The following ran as a Community Perspective piece in both the online and print editions of the Fairbanks News-Miner (Wednesday, January 28, p. A6) under the headline “Gov. Walker on track to sustainable budget,” as a Commentary in both the online and print editions of the Anchorage Dispatch News (Thursday, January 29, p. B4) under the headline “The urgent need for a sustainable Alaska budget,” and as a My Turn piece in both the online and print editions of the Juneau Empire (Tuesday, February 3, p. __) under the headline “Urgent need for a sustainable budget.”
During the fall, a large number of candidates campaigned on the theme of putting in place a sustainable budget. For example, on his campaign website Governor Bill Walker said this, “I will make the hard choices necessary for a sounder fiscal future, including putting in place a sustainable budget.”
When asked during the campaign what they meant by sustainable budgets, most candidates, including Governor Walker, referred to work on the subject by Dr. Scott Goldsmith of the University of Alaska-Anchorage’s Institute of Social and Economic Research (ISER). According to Goldsmith, a sustainable budget is a spending level which, if implemented today can be maintained indefinitely into the future, adjusted for inflation and population growth.
In other words it is a baseline revenue level which both current and future Alaskans can count on indefinitely without resorting to income or sales taxes or a diversion of the permanent fund dividend.
There are three primary benefits to a sustainable budget.
First, it treats all Alaskans fairly, both this and future generations. Spending more than the sustainable level may make life better for current Alaskans, but at the expense of inevitably forcing future Alaskans to bear the brunt of income and sales taxes to maintain even a minimal level of government services.
Second, sustainable budgets smooth out Alaska’s revenue stream. Rather than running from one side of the state’s fiscal boat when oil prices are high, to the other when oil prices are low, sustainable budgets enable the state to chart a balanced, centered course that keeps the Alaska budget steady from year to year, without the need for imposing economy-dampening taxes or spending cuts.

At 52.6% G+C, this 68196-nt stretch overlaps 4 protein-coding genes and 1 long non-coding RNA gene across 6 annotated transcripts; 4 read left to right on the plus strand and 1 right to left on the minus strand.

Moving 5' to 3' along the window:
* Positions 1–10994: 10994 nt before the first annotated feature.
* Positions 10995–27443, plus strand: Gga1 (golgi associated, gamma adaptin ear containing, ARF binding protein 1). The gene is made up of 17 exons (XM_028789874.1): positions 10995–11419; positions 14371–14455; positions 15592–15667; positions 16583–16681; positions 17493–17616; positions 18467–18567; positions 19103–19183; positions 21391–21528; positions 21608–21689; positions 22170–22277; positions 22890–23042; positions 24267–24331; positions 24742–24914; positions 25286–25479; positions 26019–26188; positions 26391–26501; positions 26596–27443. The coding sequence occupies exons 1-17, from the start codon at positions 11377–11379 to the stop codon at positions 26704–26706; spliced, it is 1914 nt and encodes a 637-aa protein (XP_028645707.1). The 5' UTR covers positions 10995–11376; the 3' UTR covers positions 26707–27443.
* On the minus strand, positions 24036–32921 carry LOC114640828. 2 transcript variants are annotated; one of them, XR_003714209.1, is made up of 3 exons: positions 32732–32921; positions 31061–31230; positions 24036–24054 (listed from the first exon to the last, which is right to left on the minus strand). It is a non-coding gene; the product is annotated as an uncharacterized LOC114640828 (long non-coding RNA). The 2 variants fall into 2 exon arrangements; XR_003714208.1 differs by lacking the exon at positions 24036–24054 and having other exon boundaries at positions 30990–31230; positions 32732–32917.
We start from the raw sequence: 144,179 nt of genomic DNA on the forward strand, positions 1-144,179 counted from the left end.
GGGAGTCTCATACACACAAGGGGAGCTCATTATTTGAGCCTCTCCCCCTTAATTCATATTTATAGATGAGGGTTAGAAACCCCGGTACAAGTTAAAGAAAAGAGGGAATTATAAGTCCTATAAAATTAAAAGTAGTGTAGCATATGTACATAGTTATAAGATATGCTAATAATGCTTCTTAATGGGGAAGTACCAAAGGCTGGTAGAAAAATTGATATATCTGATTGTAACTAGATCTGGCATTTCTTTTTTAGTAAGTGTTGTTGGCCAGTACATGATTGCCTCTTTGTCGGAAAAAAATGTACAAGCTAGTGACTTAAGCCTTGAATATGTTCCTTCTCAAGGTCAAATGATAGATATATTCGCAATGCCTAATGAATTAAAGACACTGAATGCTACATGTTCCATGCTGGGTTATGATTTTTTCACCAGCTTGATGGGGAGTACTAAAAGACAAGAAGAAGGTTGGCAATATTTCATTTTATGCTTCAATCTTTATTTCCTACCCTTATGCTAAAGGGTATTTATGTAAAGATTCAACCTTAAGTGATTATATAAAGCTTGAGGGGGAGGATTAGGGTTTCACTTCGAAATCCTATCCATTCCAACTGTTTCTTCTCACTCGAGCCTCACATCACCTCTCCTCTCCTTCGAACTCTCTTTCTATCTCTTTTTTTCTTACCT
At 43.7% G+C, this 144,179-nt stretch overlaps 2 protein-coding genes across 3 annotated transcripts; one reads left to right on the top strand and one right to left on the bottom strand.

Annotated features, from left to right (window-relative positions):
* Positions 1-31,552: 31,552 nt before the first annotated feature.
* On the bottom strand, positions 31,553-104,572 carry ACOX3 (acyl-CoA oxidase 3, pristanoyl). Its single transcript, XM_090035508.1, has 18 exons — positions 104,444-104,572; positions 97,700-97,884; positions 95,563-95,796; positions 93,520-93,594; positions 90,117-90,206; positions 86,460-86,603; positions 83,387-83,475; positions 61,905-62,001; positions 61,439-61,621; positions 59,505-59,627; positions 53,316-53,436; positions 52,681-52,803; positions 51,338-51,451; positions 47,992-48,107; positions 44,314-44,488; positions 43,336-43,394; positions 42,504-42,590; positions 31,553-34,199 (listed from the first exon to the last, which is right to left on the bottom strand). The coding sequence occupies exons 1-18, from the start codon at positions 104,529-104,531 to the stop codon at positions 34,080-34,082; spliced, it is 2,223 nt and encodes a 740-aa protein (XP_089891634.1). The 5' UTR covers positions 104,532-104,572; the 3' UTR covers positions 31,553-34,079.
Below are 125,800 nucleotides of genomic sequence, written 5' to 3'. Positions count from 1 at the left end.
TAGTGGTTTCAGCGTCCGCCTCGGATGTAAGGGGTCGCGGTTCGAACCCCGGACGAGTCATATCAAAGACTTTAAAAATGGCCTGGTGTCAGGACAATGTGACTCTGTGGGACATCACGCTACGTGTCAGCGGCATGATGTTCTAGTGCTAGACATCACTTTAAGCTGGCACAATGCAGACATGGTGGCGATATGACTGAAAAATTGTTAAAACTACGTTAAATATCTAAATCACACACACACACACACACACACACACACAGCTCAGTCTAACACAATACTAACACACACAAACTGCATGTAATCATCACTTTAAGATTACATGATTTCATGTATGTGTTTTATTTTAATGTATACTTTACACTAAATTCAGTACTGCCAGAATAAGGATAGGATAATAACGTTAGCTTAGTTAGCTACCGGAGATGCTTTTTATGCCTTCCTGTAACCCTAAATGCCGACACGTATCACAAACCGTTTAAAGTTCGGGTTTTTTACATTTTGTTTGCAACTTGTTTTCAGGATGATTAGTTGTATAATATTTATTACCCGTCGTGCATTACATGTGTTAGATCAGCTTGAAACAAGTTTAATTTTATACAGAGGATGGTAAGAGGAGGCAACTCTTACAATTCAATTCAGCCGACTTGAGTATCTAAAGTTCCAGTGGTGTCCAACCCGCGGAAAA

And third and most importantly from the standpoint of Alaska’s private economy, sustainable budgets create a favorable fiscal climate for citizens and other investors by removing the otherwise ongoing threat of continually changing tax rates and approaches.
Consistent with his campaign pledge, in last week’s budget address Governor Walker took the first step toward putting in place a sustainable Alaska budget by proposing to cut current spending levels to $5.5 billion from the roughly $6 billion in spending proposed by outgoing Governor Parnell.
While there is more to be done –Walker himself has described this proposal as the first step in a three year plan – it is significant movement in the right direction.
Not surprisingly, however, those with vested interests in maintaining higher spending levels oppose the effort.
For example, some argue that, because it limits current spending to long-term sustainable levels, the approach is somehow “anti-growth.” They argue that spending more currently on things like dams, roads and bridges will lead to more development in the future which justifies going over the sustainable levels now.
But that approach is seriously flawed. Most of the things that those taking that position want to spend state money on now never will return money to the state. The Knik Arm Bridge, for example, won’t even pay for itself, much less produce a return on the state funds its proponents want to “invest.”
As a result, while going down this path may leave future Alaskans with a bridge, it also leaves them with significantly lower state revenues on which to operate, resulting in taxes, a diversion of the PFD and investment-dampening fiscal uncertainty. What some characterize as “growth” now quickly turns into depression later.
Others argue that a sustainable level isn’t, in fact, sustainable, because it depends, like the current approach, on future oil price and production levels. They point to the fact that the ISER-calculated sustainable number has fallen from $6 billion four years ago to a projected $4.5 billion currently.
But a large reason for that drop isn’t as a result of changes in projected oil price and production levels. Instead it is the fact that the previous Governor and legislature spent significantly above sustainable levels over the last four years, draining the state’s fiscal assets and, thus, an important source of future state revenues.
In fact, because the approach relies also on financial return levels, which tend to run counter-cyclical to oil price levels, a sustainable budget produces a much more stable revenue stream than Alaska’s current approach.
Alaska can have a bright and resilient future by adopting sustainable budgets. It needs to start now. Those interested in building a sustainable fiscal future can help by writing and calling your legislators throughout this session urging that they support and adopt sustainable budgets.
Brad Keithley is president of Keithley Consulting, LLC, an Alaska-based and focused oil, gas and fiscal policy consultancy, and founder of Alaskans for Sustainable Budgets.